How does diabetes affect the eye?
The retina, a paper-thin tissue, lines the back of the eye like wallpaper. It functions like film in a camera…light strikes it and provides us with vision. Diabetes damages the tiny blood vessels in the retina, and evenutually causes poor blood flow to the back of the eye. In advanced cases, fluid from these leaking and damaged blood vessels will fill the center of the retina (the macula). When this occurs, vision loss may be mild, moderate, or quite significant.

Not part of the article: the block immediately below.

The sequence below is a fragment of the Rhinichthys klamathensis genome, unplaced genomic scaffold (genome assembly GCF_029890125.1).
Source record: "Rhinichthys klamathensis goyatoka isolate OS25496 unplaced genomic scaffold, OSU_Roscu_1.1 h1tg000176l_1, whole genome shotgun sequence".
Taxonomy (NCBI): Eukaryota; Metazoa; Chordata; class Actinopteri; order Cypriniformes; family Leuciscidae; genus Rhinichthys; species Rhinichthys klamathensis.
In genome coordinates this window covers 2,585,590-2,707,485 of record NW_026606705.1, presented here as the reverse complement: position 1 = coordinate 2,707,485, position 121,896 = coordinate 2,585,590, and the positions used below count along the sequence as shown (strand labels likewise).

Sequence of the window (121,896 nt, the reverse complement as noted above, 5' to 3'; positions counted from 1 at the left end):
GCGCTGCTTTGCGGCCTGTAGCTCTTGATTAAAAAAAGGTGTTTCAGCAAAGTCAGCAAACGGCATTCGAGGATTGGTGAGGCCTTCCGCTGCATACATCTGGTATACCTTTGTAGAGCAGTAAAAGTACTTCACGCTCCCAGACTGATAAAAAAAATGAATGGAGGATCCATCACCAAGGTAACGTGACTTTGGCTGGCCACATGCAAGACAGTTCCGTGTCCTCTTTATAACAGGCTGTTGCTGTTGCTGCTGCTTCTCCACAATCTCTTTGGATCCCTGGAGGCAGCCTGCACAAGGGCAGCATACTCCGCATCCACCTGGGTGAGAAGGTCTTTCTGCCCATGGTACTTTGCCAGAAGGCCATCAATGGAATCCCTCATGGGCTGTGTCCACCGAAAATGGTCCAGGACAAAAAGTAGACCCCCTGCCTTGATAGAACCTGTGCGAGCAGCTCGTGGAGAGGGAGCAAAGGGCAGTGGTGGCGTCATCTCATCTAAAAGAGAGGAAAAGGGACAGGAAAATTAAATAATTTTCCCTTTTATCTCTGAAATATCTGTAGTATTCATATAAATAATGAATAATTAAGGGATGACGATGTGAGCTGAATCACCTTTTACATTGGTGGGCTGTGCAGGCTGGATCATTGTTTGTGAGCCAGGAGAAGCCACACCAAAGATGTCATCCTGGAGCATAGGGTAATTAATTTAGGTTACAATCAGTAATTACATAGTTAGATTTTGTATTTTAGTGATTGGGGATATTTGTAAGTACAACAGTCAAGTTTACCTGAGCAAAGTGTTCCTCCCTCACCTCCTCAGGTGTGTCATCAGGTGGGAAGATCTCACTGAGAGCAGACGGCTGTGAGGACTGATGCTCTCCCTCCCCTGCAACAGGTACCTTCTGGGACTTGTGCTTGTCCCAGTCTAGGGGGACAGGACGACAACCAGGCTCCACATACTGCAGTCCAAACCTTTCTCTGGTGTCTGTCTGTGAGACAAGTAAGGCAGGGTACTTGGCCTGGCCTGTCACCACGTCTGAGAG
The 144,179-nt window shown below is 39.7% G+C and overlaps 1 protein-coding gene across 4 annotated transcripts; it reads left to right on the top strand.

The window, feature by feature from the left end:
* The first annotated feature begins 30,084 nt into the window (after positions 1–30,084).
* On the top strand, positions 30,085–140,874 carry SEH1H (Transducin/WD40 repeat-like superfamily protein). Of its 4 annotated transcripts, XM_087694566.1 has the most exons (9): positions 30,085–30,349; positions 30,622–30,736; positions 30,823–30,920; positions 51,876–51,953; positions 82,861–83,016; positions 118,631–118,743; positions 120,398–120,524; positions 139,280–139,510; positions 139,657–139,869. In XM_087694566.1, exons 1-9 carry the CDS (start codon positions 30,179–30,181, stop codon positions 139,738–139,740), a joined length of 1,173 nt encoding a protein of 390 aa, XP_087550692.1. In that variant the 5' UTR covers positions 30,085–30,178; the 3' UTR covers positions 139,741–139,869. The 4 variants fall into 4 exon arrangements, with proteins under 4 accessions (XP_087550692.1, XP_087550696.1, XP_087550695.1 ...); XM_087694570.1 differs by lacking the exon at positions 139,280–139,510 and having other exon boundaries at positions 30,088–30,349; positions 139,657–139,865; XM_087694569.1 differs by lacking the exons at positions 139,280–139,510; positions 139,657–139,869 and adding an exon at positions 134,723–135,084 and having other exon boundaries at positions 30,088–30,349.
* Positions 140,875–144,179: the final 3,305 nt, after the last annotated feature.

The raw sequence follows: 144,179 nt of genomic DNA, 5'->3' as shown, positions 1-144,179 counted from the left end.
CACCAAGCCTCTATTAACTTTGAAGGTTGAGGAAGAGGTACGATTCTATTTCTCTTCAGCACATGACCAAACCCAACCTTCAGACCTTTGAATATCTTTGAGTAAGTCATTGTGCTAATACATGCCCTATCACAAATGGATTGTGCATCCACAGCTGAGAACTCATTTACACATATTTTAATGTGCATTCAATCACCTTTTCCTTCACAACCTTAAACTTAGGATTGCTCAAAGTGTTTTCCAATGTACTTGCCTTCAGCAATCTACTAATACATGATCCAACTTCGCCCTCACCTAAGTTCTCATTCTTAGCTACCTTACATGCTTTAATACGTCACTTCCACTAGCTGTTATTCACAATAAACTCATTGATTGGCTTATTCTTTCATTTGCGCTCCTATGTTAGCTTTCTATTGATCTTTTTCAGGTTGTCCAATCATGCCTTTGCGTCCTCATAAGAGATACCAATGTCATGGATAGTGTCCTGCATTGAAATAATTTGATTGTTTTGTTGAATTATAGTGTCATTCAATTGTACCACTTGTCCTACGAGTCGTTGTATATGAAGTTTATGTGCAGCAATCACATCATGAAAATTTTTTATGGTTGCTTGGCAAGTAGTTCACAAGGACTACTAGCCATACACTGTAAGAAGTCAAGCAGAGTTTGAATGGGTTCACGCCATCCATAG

As blood flow decreases, the retina literally starves for oxygen. In advanced cases, fragile new blood vessels grow to replace the dead ones. Unfortunately, these new weak vessels often break, bleed, and fill the entire eye with blood. This can cause a rapid and significant loss of vision.